Black Women’s Expo offers roadmap to financial health, mental wellness and business success
“This expo not only gives women information, but it also gives them confidence,” said Merry Green, the Expo’s founder.
When Merry Green first decided 28 years ago to put together an expo just for Black women, she never would have guessed the massive success it would become.
Working as the promotions director for the radio station V103, she often organized events aimed at connecting business to Black customers. Through that work, she saw an opportunity to create an event just for Black women and founded the first Black Women’s Expo in 1993.
The 27th annual Black Women’s Expo was held this weekend, featuring over 400 booths at McCormick Place offering everything from business advice to hair care tips and selling products ranging from clothing to insurance. Sponsors of the expo included J.P. Morgan Chase, Walgreens and Verizon.
“When the expo took off, we knew we’d hit on something. Women filled the lobby at the first expo, and keep coming back year after year,” Green said. “This event really empowers women and gives them a chance to meet people and learn how to do things like grow their businesses and create community.”
From Friday to Sunday, participants explored the many exhibits and attended sessions that covered topics including health equity, financial help for growing a business and mental wellness.
“This expo not only gives women information, but it also gives them confidence,” Green said. “Women come up to me and thank me for doing this and tell me that it’s changed their lives.”
Green said she aims to make the expo accessible to anyone. Discounted tickets are available at Walgreens, and many of the exhibitors had booths at the expo for the first time, Green said.
One of the sessions on Sunday discussed Black women’s health care, particularly related to gynecology and breast and colon cancer.
Much of the discussion focused on empowering Black women to be their own advocate within the health care system, especially when doctors aren’t taking their concerns seriously.
“In this age of reckoning and empowerment for Black women ... we need to make sure we are also empowered on our health too,” said Ramona Burress, a health care executive focused on equity, who moderated the panel. “We always fall into that nurturer role, but that means we end up putting ourselves last.”
One of the panelists was Donna Christian-Harris, a nurse practitioner who specializes in breast cancer at the University of Chicago Medical Center and who works on “survivorship” with patients.
She helps to make sure patients with breast cancer who are in recovery have access to all their records, stay up to date with other routine care and check in regularly to catch any recurring cancer.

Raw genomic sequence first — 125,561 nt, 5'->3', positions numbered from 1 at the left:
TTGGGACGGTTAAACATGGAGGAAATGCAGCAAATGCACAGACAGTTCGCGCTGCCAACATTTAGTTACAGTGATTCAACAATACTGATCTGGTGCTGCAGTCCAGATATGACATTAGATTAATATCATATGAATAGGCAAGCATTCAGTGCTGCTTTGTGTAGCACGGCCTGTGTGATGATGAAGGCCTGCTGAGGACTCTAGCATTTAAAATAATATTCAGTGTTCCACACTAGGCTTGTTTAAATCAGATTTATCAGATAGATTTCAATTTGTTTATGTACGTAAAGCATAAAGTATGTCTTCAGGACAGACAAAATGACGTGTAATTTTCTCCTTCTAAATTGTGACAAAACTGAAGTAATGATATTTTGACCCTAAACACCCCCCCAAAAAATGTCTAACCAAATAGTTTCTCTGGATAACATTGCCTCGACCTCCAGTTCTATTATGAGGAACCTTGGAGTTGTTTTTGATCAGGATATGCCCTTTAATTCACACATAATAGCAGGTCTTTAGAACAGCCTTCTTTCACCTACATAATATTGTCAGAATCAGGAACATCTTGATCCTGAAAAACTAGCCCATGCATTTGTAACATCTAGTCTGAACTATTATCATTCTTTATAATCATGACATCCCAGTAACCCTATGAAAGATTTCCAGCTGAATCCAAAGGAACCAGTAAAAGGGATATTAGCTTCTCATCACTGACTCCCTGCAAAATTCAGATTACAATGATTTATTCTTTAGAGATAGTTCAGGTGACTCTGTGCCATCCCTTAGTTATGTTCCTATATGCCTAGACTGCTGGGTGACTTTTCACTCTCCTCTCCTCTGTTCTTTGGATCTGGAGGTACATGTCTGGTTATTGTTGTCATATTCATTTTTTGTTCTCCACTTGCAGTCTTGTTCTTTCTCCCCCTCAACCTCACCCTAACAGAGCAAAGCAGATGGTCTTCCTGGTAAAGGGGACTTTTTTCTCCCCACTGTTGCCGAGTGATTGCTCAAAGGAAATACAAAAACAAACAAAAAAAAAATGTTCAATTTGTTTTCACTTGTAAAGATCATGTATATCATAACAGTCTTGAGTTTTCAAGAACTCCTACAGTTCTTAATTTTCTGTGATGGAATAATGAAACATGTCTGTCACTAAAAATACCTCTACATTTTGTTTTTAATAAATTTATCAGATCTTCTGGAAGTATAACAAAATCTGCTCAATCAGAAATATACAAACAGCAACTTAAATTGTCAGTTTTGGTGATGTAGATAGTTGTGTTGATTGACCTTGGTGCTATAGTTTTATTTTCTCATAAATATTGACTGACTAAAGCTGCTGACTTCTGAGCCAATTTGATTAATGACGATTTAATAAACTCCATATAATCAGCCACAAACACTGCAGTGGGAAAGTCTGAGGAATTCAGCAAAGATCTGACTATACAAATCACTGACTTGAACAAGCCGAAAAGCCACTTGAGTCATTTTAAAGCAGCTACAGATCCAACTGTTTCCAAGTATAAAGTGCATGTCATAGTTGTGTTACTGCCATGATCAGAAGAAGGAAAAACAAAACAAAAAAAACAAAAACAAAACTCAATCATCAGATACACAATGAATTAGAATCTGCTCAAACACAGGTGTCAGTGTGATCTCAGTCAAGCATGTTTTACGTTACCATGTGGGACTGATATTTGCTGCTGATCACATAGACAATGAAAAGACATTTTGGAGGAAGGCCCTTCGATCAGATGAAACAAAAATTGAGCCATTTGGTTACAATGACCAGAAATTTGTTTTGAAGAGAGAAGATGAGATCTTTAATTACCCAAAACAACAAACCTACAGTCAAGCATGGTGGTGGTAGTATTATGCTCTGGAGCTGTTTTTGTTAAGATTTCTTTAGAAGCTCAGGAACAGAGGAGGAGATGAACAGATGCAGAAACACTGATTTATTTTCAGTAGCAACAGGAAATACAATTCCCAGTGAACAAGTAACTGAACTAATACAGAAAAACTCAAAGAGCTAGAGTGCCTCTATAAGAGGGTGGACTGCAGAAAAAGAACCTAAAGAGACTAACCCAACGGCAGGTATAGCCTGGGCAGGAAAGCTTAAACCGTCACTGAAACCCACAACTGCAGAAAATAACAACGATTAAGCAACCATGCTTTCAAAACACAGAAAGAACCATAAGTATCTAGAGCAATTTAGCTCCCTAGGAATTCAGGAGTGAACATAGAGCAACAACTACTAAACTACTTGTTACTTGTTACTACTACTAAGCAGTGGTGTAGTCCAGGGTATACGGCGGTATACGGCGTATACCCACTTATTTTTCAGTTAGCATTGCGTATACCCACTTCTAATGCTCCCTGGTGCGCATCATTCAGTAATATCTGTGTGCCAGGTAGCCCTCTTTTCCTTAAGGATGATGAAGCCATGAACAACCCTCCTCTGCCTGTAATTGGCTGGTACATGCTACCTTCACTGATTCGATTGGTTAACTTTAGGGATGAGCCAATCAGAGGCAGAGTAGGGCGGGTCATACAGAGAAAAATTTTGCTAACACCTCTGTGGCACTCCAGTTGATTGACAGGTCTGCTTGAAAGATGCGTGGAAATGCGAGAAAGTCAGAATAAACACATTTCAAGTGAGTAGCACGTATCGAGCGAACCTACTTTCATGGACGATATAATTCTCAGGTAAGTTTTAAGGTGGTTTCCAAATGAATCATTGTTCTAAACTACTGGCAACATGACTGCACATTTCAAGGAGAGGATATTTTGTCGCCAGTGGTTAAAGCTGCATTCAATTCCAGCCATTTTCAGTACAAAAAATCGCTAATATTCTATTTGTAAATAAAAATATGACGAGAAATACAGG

“I have had many patients who tell me they’ve not been listened to by doctors and burned in the past,” said Sandra Laveaux, an obstetrician and gynecologist at University of Chicago, during the panel.
“It’s so important to find that doctor who will actually listen to you and hear what you’re saying when you tell them that something is off, something is wrong. But I know that can be hard to find.”
Candace Henley, a colon cancer survivor, spoke about what she went through to get diagnosed and the hardships she dealt with in the aftermath.
Henley was misdiagnosed for six months before she found out she had colon cancer. After a third trip to the emergency room, an emergency colonoscopy found a grape-sized tumor on her colon.
But after she survived cancer, Henley said she couldn’t function because of the massive financial burden that followed. She could no longer do her job as a bus driver for CTA. She had five daughters to support.
“I became invisible to the health care system,” Henley said.
Now, Henley works with the Blue Hat Foundation, a local group that helps colon cancer patients and their families.
“We need to speak up for ourselves, we need to say that we are not OK today,” Henley said. “We have power we don’t realize that we have.”
Sandra Davis, a real estate broker and financial adviser, was in the audience and said she was especially inspired by Henley’s story.
“After hearing all about the financial struggles she went through, I want to now develop a course about health care financing to help people who might also deal with those issues,” Davis said.
Davis attended the expo to seek advice on growing her business called Wealth Equity, Wealth Justice.
“This has been amazing, to explore the booths and to also come to these sessions and hear real stories from real women,” Davis said.
“It’s been empowering and inspiring. And I’ve learned some great information to help me and to help grow my business.”